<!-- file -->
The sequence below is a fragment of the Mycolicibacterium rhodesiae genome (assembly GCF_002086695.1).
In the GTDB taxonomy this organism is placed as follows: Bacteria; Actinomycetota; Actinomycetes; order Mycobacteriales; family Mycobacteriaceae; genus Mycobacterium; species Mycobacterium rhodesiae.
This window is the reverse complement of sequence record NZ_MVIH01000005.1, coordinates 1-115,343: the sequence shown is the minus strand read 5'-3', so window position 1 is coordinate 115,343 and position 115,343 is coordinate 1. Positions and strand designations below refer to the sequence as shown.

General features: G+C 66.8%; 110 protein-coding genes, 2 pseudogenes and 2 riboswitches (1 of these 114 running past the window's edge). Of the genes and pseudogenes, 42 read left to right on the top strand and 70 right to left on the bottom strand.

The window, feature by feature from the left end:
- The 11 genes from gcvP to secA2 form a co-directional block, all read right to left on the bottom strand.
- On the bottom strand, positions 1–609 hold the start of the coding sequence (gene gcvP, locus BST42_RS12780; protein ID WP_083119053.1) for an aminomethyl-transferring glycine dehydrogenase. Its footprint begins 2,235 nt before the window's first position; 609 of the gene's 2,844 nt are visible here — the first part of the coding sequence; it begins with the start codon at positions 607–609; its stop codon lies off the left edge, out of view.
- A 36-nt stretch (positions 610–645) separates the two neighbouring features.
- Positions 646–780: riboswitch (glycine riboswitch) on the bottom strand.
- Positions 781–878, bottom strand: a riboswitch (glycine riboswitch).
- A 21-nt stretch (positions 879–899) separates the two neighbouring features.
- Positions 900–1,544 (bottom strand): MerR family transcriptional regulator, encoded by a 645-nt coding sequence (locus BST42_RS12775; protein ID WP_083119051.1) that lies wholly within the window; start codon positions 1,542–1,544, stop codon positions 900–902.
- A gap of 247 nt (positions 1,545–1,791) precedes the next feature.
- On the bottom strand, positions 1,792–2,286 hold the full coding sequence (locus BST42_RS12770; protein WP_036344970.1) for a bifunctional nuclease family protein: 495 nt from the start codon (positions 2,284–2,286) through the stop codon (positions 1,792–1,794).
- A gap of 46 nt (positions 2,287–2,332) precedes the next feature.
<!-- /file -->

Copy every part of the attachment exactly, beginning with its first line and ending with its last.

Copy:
The sequence below is a fragment of the Mycolicibacterium rhodesiae genome (assembly GCF_002086695.1).
In the GTDB taxonomy this organism is placed as follows: Bacteria; Actinomycetota; Actinomycetes; order Mycobacteriales; family Mycobacteriaceae; genus Mycobacterium; species Mycobacterium rhodesiae.
This window is the reverse complement of sequence record NZ_MVIH01000005.1, coordinates 1-115,343: the sequence shown is the minus strand read 5'-3', so window position 1 is coordinate 115,343 and position 115,343 is coordinate 1. Positions and strand designations below refer to the sequence as shown.

General features: G+C 66.8%; 110 protein-coding genes, 2 pseudogenes and 2 riboswitches (1 of these 114 running past the window's edge). Of the genes and pseudogenes, 42 read left to right on the top strand and 70 right to left on the bottom strand.

The window, feature by feature from the left end:
- The 11 genes from gcvP to secA2 form a co-directional block, all read right to left on the bottom strand.
- On the bottom strand, positions 1–609 hold the start of the coding sequence (gene gcvP, locus BST42_RS12780; protein ID WP_083119053.1) for an aminomethyl-transferring glycine dehydrogenase. Its footprint begins 2,235 nt before the window's first position; 609 of the gene's 2,844 nt are visible here — the first part of the coding sequence; it begins with the start codon at positions 607–609; its stop codon lies off the left edge, out of view.
- A 36-nt stretch (positions 610–645) separates the two neighbouring features.
- Positions 646–780: riboswitch (glycine riboswitch) on the bottom strand.
- Positions 781–878, bottom strand: a riboswitch (glycine riboswitch).
- A 21-nt stretch (positions 879–899) separates the two neighbouring features.
- Positions 900–1,544 (bottom strand): MerR family transcriptional regulator, encoded by a 645-nt coding sequence (locus BST42_RS12775; protein ID WP_083119051.1) that lies wholly within the window; start codon positions 1,542–1,544, stop codon positions 900–902.
- A gap of 247 nt (positions 1,545–1,791) precedes the next feature.
- On the bottom strand, positions 1,792–2,286 hold the full coding sequence (locus BST42_RS12770; protein WP_036344970.1) for a bifunctional nuclease family protein: 495 nt from the start codon (positions 2,284–2,286) through the stop codon (positions 1,792–1,794).
- A gap of 46 nt (positions 2,287–2,332) precedes the next feature.